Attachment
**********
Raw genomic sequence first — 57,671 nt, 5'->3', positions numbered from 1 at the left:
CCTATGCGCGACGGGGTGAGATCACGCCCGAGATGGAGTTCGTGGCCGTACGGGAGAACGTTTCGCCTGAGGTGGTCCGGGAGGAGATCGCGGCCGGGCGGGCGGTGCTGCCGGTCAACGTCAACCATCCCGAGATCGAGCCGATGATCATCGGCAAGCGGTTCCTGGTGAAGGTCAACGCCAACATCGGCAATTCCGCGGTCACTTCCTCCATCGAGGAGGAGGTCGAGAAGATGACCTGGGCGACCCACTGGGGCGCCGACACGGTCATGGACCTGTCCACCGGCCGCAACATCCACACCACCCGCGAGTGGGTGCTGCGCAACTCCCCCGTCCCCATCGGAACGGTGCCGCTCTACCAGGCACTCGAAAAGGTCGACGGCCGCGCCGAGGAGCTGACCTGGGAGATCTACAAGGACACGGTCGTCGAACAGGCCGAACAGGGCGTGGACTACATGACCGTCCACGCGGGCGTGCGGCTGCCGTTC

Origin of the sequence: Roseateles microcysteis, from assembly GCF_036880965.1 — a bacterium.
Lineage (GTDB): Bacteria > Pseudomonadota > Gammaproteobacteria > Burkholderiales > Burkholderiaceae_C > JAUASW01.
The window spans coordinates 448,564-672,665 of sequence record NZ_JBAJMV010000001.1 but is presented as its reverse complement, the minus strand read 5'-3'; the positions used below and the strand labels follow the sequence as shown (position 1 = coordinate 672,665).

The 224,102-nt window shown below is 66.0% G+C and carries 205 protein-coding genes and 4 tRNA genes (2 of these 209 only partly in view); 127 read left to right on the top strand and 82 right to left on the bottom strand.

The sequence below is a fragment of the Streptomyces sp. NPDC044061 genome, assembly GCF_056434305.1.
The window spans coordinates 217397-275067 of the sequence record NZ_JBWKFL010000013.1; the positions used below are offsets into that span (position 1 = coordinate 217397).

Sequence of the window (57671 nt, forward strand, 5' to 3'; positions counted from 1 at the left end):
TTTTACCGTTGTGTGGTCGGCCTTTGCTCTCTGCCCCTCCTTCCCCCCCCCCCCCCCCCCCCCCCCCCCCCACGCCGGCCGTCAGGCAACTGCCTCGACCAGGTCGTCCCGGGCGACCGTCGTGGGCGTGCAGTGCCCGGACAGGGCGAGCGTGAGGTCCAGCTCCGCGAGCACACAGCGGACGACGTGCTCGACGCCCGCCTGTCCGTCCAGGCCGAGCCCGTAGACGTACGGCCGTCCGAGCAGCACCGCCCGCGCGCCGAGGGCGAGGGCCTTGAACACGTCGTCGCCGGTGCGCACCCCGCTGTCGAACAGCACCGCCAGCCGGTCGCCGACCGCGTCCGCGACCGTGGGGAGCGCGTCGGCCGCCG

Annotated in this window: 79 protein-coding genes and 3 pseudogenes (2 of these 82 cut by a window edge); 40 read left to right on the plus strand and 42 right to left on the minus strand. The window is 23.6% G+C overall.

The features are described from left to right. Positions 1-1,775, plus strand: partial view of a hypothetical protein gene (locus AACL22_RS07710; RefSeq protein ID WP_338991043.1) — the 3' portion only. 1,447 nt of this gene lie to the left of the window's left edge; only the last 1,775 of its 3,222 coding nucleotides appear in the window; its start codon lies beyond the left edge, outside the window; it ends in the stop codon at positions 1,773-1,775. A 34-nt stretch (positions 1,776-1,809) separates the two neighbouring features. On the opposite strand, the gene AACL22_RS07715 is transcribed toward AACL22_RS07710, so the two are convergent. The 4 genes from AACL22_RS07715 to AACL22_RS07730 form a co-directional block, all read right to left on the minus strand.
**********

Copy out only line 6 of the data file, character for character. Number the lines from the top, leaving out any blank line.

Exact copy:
The 224,102-nt window shown below is 66.0% G+C and carries 205 protein-coding genes and 4 tRNA genes (2 of these 209 only partly in view); 127 read left to right on the top strand and 82 right to left on the bottom strand.